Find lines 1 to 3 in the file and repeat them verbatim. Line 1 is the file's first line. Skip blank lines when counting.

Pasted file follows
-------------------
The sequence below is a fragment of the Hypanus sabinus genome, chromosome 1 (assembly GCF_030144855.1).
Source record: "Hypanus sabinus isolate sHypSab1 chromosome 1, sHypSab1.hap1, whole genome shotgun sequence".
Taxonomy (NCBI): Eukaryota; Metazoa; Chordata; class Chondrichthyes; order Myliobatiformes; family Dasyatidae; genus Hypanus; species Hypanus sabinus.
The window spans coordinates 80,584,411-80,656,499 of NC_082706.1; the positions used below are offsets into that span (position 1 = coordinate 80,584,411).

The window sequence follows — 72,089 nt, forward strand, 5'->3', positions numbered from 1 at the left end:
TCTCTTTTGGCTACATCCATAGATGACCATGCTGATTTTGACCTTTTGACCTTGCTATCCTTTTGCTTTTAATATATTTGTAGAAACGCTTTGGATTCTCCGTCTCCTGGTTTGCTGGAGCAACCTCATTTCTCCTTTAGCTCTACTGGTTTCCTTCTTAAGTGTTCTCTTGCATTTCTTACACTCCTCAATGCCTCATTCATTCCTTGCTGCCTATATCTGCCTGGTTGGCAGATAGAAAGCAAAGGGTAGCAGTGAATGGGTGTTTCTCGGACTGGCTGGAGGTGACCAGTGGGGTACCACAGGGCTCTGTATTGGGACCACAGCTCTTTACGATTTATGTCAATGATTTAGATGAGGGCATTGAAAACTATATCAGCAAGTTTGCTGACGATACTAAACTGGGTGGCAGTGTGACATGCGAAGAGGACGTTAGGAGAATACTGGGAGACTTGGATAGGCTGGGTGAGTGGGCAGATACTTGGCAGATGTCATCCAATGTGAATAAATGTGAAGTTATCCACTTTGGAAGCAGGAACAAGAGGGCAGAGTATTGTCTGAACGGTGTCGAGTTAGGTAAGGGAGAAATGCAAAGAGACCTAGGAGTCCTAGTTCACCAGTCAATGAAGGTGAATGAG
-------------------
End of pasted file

The sequence below is a fragment of the Hypanus sabinus genome, chromosome 1 (assembly GCF_030144855.1).
Source record: "Hypanus sabinus isolate sHypSab1 chromosome 1, sHypSab1.hap1, whole genome shotgun sequence".
Taxonomy (NCBI): Eukaryota; Metazoa; Chordata; class Chondrichthyes; order Myliobatiformes; family Dasyatidae; genus Hypanus; species Hypanus sabinus.